Related Articles

RNZI: PNG soldiers storm home of suspended West Sepik Police Commander

note: West Papua Media is also following this story closely, but has unable to access its sources on the ground in Vanimo.  We are gravely concerned as to their safety given the current climate of impunity against witnesses of the confused border security operation Sunset Merona..
RNZI may have better success, but this is not a competition.

Please continue to follow this story closely, updates will be made available when sources are able to safely file.

for background, see

RNZI: PNG soldiers storm home of suspended West Sepik Police Commander

Posted at 05:06 on 07 February, 2011 UTC

Papua New Guinea soldiers allegedly stormed the home of West Sepik’s suspended provincial police commander Chief Inspector Sakawar Kasieng and threatened his family yesterday.

The newspaper, The National, reports that the ten soldiers were taking part in a border security crackdown called Operation Sunset Merona in and around the provincial capital Vanimo.

The operation has been underway for three weeks with more than 100 people arrested and detained for alleged illegal movement across the border from Indonesia.

Mr Kasieng says that the soldiers pointed guns at his family, ordering them all to stay indoors without any explanation.

He has been told by police from Port Moresby that he is charged with treason, and is due to be questioned at the police command centre in Vanimo today.

Mr Kasieng was reportedly suspended last month after refusing to allow policemen on Operation Sunset Merona entry into his local police station headquarters after one of his men was allegedly beaten up by a group of visiting task force officers.

News Content © Radio New Zealand International
PO Box 123, Wellington, New Zealand

West Papua Report February 2011

West Papua Report
February 2011

This is the 82nd in a series of monthly reports that focus on developments affecting Papuans. This series is produced by the non-profit West Papua Advocacy Team (WPAT) drawing on media accounts, other NGO assessments, and analysis and reporting from sources within West Papua. This report is co-published with the East Timor and Indonesia Action Network (ETAN). Back issues are posted online at Questions regarding this report can be addressed to Edmund McWilliams at If you wish to receive the report via e-mail, send a note to


An Indonesian military tribunal failed to properly prosecute military personnel for the torture of two Papuans whose agony was viewed around the world online in October 2010. Instead, the tribunal convicted three soldiers for the minor offense of “disobeying orders,” sentencing them to between eight and ten months imprisonment. This failure to prosecute the soldiers to the full extent of the law and to try them in a civilian court was broadly criticized by Indonesian and international observers, including the U.S. State Department. U.S., UK and Australian organizations called for suspension of foreign assistance to the Indonesian military which continues to violate human rights with impunity, particularly in West Papua. President Yudhoyono’s pre-sentencing description of the torture as a “minor incident” was prejudicial and contributed to an atmosphere of impunity. Papuans, organized by leading Papuan churches and other organizations demonstrated in large numbers calling for abolition of the Peoples Consultative Council (MRP). The body was created by the widely-rejected 2001 “Special Autonomy” law. Prisoners of Conscience Filep Karma and Buchtar Tabuni continue to languish in police custody following a December 3 prison riot. They suffer from health-threatening conditions and do not have regular access to their families or to legal counsel. Papua New Guinea security personnel attacked villages and encampments of West Papuan civilians living in PNG territory near the border with Indonesia. PNG authorities have detained nine of the scores of people displaced, who were moved into camps or have fled into the forests. Their plight, particularly those who were chased into forests, is uncertain.West Papuan students continue to call for dialogue in the wake of the failure of “special autonomy.” They note that the central government has failed to issue implementing regulations required to give the decade-old law life.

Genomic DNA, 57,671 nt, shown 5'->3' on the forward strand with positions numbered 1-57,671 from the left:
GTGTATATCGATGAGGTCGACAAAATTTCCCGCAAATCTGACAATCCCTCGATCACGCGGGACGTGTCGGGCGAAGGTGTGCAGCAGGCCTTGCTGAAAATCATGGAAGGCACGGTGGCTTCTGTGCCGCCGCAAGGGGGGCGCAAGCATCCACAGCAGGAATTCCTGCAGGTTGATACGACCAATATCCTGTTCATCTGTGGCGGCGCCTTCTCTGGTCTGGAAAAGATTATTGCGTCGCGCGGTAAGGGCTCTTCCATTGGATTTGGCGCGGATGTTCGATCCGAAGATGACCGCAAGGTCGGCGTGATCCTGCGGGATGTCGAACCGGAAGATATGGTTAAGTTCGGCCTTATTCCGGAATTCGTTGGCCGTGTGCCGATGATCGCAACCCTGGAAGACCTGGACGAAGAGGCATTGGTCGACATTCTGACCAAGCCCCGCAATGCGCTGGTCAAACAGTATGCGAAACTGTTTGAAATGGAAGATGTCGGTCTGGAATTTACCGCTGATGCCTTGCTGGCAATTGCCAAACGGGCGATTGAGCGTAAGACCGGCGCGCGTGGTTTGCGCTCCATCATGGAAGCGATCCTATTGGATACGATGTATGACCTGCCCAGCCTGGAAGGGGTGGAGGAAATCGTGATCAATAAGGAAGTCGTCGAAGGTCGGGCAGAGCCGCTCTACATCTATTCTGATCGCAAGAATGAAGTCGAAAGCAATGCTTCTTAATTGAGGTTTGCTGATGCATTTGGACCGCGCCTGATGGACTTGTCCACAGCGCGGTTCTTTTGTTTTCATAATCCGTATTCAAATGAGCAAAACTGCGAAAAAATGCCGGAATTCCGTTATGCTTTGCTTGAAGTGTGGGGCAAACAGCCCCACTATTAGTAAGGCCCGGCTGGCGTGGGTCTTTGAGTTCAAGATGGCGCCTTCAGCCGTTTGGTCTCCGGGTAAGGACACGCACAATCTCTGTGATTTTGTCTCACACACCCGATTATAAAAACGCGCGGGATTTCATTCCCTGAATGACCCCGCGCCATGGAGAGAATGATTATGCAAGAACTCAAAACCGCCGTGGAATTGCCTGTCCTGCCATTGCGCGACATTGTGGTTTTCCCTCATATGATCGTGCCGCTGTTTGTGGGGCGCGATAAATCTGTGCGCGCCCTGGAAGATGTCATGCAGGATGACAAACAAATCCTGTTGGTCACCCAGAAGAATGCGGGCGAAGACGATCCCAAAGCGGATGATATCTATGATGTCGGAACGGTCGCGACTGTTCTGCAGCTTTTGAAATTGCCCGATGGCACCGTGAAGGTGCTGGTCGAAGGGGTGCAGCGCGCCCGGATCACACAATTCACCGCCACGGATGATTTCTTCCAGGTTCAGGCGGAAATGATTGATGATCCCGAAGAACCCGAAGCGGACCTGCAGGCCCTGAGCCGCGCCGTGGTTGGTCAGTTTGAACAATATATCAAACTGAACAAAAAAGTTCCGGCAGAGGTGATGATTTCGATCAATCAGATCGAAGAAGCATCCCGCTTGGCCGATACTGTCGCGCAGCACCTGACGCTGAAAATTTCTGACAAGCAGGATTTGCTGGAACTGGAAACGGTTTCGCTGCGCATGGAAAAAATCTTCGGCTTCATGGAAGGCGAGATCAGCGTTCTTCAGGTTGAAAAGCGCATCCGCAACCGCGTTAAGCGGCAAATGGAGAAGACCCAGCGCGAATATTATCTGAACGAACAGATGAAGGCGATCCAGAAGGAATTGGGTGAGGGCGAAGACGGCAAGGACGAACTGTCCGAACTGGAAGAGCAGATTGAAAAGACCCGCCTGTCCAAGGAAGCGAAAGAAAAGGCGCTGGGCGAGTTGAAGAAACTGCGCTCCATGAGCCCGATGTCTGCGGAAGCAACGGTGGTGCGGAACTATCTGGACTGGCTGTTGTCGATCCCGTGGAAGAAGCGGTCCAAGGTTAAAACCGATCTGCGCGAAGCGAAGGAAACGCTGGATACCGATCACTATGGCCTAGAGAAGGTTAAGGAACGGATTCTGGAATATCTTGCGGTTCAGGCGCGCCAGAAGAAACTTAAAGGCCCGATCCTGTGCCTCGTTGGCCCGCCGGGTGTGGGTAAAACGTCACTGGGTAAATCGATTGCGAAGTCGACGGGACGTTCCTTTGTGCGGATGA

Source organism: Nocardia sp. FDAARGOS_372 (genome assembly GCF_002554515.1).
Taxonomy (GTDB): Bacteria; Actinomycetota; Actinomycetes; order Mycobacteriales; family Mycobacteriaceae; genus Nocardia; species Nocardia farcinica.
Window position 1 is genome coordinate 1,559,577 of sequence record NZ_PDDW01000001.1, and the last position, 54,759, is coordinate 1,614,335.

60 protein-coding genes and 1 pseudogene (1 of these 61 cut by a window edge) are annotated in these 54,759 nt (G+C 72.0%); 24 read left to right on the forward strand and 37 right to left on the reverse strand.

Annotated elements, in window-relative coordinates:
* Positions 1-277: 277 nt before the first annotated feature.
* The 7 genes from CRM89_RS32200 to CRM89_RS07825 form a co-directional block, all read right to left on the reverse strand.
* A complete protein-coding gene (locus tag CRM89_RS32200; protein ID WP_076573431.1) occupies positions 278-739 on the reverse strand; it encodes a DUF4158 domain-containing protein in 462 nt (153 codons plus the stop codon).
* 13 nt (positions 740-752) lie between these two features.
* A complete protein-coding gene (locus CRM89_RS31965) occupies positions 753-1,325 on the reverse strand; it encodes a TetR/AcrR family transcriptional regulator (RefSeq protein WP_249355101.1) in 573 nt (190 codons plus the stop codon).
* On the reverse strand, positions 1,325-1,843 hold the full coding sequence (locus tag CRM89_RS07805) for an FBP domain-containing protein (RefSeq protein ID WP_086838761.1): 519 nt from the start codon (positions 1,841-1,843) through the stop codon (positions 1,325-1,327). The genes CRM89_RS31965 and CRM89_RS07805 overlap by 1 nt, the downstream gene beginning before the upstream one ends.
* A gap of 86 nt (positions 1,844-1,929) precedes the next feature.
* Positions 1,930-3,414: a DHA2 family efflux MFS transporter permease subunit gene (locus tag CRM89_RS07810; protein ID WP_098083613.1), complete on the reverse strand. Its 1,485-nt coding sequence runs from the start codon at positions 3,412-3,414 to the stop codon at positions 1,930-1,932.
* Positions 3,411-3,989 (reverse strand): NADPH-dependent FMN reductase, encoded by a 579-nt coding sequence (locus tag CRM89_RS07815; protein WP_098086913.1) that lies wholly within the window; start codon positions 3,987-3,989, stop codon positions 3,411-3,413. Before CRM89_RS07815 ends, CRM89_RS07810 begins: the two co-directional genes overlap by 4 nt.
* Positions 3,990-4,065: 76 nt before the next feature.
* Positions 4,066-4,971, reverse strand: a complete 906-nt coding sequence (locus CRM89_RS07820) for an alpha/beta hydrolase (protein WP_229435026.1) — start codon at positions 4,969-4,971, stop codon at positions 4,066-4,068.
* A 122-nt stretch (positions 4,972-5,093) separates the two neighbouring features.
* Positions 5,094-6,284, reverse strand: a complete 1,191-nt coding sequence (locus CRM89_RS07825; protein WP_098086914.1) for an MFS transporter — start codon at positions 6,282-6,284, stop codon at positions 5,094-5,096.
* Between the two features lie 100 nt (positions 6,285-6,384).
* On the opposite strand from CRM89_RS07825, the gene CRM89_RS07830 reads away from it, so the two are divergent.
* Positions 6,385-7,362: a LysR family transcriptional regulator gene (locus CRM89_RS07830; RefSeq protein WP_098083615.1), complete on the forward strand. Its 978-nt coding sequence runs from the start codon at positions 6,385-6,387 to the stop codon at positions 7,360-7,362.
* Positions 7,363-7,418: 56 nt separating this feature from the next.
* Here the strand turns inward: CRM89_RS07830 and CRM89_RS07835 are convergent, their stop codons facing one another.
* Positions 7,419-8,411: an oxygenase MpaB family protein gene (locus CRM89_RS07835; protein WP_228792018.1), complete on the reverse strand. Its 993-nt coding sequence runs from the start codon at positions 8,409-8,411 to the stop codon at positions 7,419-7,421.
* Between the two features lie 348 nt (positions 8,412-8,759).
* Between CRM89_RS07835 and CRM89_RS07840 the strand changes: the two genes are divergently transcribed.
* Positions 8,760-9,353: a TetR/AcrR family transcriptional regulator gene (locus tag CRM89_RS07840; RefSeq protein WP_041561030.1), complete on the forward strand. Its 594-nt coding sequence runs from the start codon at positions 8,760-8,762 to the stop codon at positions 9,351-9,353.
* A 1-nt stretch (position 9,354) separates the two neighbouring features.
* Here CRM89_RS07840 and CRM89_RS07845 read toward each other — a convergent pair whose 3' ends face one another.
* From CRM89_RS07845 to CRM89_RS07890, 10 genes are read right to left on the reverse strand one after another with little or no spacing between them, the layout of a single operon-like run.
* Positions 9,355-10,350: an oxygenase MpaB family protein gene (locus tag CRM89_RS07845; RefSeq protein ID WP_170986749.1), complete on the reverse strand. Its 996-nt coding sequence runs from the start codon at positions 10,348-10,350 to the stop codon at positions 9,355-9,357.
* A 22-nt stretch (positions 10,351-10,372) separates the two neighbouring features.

No Justice for Papuan Victims of Torture